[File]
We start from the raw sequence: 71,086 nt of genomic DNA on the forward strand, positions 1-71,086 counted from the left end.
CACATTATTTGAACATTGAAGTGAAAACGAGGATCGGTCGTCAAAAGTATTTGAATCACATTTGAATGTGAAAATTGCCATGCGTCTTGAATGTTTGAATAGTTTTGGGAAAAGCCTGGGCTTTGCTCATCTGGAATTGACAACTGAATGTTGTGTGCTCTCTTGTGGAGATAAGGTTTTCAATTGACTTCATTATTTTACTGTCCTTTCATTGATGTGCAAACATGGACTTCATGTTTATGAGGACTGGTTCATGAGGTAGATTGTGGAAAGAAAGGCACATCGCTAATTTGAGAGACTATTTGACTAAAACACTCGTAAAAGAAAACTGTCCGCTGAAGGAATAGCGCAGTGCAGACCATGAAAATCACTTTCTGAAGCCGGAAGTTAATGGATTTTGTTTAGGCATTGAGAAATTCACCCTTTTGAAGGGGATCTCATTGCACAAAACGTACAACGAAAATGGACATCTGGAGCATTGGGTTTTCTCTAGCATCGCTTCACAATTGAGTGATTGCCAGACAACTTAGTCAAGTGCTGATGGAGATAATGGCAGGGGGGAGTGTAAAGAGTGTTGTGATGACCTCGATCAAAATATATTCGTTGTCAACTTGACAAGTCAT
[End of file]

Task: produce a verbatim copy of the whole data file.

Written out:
We start from the raw sequence: 71,086 nt of genomic DNA on the forward strand, positions 1-71,086 counted from the left end.
CACATTATTTGAACATTGAAGTGAAAACGAGGATCGGTCGTCAAAAGTATTTGAATCACATTTGAATGTGAAAATTGCCATGCGTCTTGAATGTTTGAATAGTTTTGGGAAAAGCCTGGGCTTTGCTCATCTGGAATTGACAACTGAATGTTGTGTGCTCTCTTGTGGAGATAAGGTTTTCAATTGACTTCATTATTTTACTGTCCTTTCATTGATGTGCAAACATGGACTTCATGTTTATGAGGACTGGTTCATGAGGTAGATTGTGGAAAGAAAGGCACATCGCTAATTTGAGAGACTATTTGACTAAAACACTCGTAAAAGAAAACTGTCCGCTGAAGGAATAGCGCAGTGCAGACCATGAAAATCACTTTCTGAAGCCGGAAGTTAATGGATTTTGTTTAGGCATTGAGAAATTCACCCTTTTGAAGGGGATCTCATTGCACAAAACGTACAACGAAAATGGACATCTGGAGCATTGGGTTTTCTCTAGCATCGCTTCACAATTGAGTGATTGCCAGACAACTTAGTCAAGTGCTGATGGAGATAATGGCAGGGGGGAGTGTAAAGAGTGTTGTGATGACCTCGATCAAAATATATTCGTTGTCAACTTGACAAGTCAT